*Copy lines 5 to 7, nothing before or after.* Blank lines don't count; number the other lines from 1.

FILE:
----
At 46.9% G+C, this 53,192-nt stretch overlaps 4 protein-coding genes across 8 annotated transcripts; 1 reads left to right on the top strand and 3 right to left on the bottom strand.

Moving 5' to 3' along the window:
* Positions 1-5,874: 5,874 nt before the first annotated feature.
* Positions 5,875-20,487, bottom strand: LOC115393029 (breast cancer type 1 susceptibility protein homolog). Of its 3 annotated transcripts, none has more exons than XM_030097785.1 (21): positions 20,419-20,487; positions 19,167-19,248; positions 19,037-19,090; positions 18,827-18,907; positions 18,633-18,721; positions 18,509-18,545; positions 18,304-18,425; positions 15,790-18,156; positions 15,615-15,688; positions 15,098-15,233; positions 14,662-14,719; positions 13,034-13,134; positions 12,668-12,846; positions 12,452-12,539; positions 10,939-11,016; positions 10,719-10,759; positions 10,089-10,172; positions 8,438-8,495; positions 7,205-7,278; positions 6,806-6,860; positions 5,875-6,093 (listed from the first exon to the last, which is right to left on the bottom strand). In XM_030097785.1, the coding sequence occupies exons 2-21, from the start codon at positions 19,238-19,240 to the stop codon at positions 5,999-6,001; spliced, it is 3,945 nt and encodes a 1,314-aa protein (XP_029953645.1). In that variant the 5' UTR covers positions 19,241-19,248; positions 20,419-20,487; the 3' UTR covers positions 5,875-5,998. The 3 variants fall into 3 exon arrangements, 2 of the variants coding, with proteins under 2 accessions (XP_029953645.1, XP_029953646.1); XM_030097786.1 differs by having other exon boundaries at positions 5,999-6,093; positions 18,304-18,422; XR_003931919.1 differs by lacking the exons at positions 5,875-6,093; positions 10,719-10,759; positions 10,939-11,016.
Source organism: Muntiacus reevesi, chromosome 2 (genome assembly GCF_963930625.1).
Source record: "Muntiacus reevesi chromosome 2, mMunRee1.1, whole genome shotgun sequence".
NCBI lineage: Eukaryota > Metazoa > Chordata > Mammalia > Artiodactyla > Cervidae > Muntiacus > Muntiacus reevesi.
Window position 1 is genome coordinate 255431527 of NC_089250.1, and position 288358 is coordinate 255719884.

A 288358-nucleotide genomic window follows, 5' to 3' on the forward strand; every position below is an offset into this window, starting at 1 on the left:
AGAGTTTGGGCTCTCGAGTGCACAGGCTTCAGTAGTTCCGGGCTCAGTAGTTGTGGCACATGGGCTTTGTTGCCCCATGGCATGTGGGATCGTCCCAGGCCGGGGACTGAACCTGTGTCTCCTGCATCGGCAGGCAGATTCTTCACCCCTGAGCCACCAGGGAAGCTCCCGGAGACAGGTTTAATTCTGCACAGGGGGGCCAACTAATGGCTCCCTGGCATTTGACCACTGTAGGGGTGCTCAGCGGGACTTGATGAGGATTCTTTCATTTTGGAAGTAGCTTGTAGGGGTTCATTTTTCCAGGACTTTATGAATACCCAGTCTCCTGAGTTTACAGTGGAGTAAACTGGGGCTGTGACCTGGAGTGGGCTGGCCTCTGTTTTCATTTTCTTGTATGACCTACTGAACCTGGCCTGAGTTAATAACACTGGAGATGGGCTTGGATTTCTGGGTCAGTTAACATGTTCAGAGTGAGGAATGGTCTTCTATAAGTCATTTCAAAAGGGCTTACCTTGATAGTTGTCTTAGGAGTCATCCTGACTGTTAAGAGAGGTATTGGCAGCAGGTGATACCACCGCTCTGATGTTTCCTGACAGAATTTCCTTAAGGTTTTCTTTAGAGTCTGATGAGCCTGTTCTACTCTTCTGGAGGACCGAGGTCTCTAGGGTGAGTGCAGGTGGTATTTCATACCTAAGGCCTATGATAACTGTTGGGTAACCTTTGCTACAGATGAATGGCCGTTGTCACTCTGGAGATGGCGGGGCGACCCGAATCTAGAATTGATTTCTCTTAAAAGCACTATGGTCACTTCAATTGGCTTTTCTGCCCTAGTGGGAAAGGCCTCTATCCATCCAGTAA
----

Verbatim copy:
Source organism: Muntiacus reevesi, chromosome 2 (genome assembly GCF_963930625.1).
Source record: "Muntiacus reevesi chromosome 2, mMunRee1.1, whole genome shotgun sequence".
NCBI lineage: Eukaryota > Metazoa > Chordata > Mammalia > Artiodactyla > Cervidae > Muntiacus > Muntiacus reevesi.